AkademikerPension Holds Tech Firms to Account

Amazon and Meta are among the companies targeted by 14 recent shareholder proposals by IAHR members, citing social harms including misinformation risks. 

Investors have heightened their focus on tech companies’ failure to address human rights risks inherent to their business models, with as many as 14 shareholder proposals filed ahead of the 2024 proxy season. 

Among these was Danish pension fund provider AkademikerPension, which co-filed an investor proposal against online retail giant Amazon, and was among the lead filers on a series of proposals against social media platform operator Meta.  

“The tech sector consists of many very large and highly influential companies whose products touch a very large part of the world’s population every day,” Anders Schelde, CIO of AkademikerPension, told ESG Investor. “The potential for both extensive negative impacts to workers and consumers, as well as the opportunity to improve conditions of life, is therefore immense.” 

AkademikerPension led the proposal requesting a report on steps taken by Meta to mitigate risks of disinformation and hate speech inciting violence on Facebook and Instagram in non-US markets.  

While Meta has implemented content moderation measures against those risks in the US, they have not been applied to the same extent in non-Western, non-English speaking countries, leaving them more vulnerable. 

“This proposal is an important one, and feels even more crucial in a mega-election year,” said Anita Dorett, Director of the Investor Alliance for Human Rights (IAHR) – a non-profit whose members represent US$13.5 trillion in assets under management (AUM), and includes AkademikerPension. 

Elections are due to be held in more than 64 countries this year. In this context, IAHR has highlighted the threat that unchecked technology could pose to democracy, with risks of misinformation campaigns in the US and elsewhere. 

Multi-pronged attack 

AkademikerPension was also a co-filer on a shareholder proposal at Amazon concerning rights to freedom of association and collective bargaining for its workers.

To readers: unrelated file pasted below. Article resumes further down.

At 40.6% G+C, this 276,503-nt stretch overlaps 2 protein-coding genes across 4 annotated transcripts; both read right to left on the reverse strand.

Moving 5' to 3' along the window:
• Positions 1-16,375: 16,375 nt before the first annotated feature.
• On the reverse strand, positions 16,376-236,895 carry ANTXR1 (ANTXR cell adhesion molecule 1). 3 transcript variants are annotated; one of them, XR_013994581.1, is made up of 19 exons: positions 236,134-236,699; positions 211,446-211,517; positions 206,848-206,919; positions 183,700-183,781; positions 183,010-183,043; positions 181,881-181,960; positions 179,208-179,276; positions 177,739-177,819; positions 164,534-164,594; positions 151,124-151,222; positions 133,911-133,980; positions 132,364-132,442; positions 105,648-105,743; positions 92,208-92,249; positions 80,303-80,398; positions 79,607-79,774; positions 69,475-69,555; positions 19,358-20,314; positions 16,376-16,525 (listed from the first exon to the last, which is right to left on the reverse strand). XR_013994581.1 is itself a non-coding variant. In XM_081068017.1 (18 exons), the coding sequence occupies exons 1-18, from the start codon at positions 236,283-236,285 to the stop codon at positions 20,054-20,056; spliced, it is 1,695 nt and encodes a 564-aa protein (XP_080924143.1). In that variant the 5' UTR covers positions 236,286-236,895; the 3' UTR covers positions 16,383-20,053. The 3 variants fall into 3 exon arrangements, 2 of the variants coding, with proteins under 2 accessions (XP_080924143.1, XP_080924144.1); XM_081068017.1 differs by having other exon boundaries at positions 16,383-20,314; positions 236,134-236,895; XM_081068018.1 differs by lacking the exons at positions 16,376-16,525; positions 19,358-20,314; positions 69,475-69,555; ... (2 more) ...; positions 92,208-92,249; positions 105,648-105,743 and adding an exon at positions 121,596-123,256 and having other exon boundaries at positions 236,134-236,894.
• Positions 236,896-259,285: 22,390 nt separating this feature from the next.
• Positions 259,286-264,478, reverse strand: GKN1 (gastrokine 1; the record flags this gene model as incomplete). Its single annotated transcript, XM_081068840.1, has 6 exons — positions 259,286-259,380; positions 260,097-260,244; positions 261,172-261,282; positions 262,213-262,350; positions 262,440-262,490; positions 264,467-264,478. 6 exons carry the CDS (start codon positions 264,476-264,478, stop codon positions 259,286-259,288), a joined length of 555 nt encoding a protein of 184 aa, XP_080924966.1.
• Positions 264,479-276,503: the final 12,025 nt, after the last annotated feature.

The pension fund had previously engaged with Amazon on the issue as part of a 12-strong coalition of Danish pension funds formed in 2022, and representing approximately DKK5 trillion (US$724.2 billion) in AUM. The coalition aimed to collectively engage on employees’ right to unionise and bargain on wages and working conditions. 

AkademikerPension was recently given a gold award, alongside eight other finance sector firms, in an assessment of net zero action by the Imperial College Business School. 

Last year, it was part of a group of investors representing US$1.5 trillion in AUM that called out five European banks – Barclays, BNP Paribas, Crédit Agricole, Société Générale and Deutsche Bank – for their continued funding of fossil fuel expansion.  

AkademikerPension recently divested from all fossil fuel companies in its portfolio. The decision followed a multi-year divestment strategy that ended with the sale of its stake in oil major Eni, which had failed to improve its climate strategy despite several engagement attempts, underlining the pension fund’s willingness to divest should engagement prove unsuccessful. 

“Both Meta and Amazon have been associated with human and labour rights risks, which these various proposals seek to mitigate,” said Schelde. “The companies’ continued underperformance and insufficient reporting on these topics threaten long-term value creation and their social licence to operate.” 

Investor duties 

The three tech behemoths – Amazon, Meta and Alphabet, parent firm of Google – targeted by the 14 shareholder proposals filed ahead of the 2024 proxy season represent a collective US$4.72 trillion in market capitalisation. IAHR noted their crucial role in facilitating financial services, healthcare, education, and freedom of expression.  

However, without adequate oversight, the three companies can also contribute either directly or indirectly to human rights abuses – through data privacy violations, censorship, hate speech and discrimination, the investor alliance warned. Last year, IAHR members filed 15 proposals across the three tech giants. 

“With these 14 shareholder resolutions, investors are pushing for Big Tech’s accountability towards taking action to prevent harms,” said Dorett. “Investors have a responsibility to ensure that investee companies continue to respect the rights of consumers, workers, communities and other stakeholders in their operations and value chain relationships – including end-use of their products and services.” 

To limit the risks associated with their holdings, investors should also engage with companies on ways to improve their governance and business practices, Schelde suggested, adding that the high number of proposals filed at tech companies this year spoke to increased shareholder focus on the subject. 

“Investor engagement has continued to escalate,” Dorett agreed. “We have noticed heightened attention on the unchecked power of tech, and a rise in regulatory and other policy measures being discussed and implemented in the US, the EU, and globally.” 

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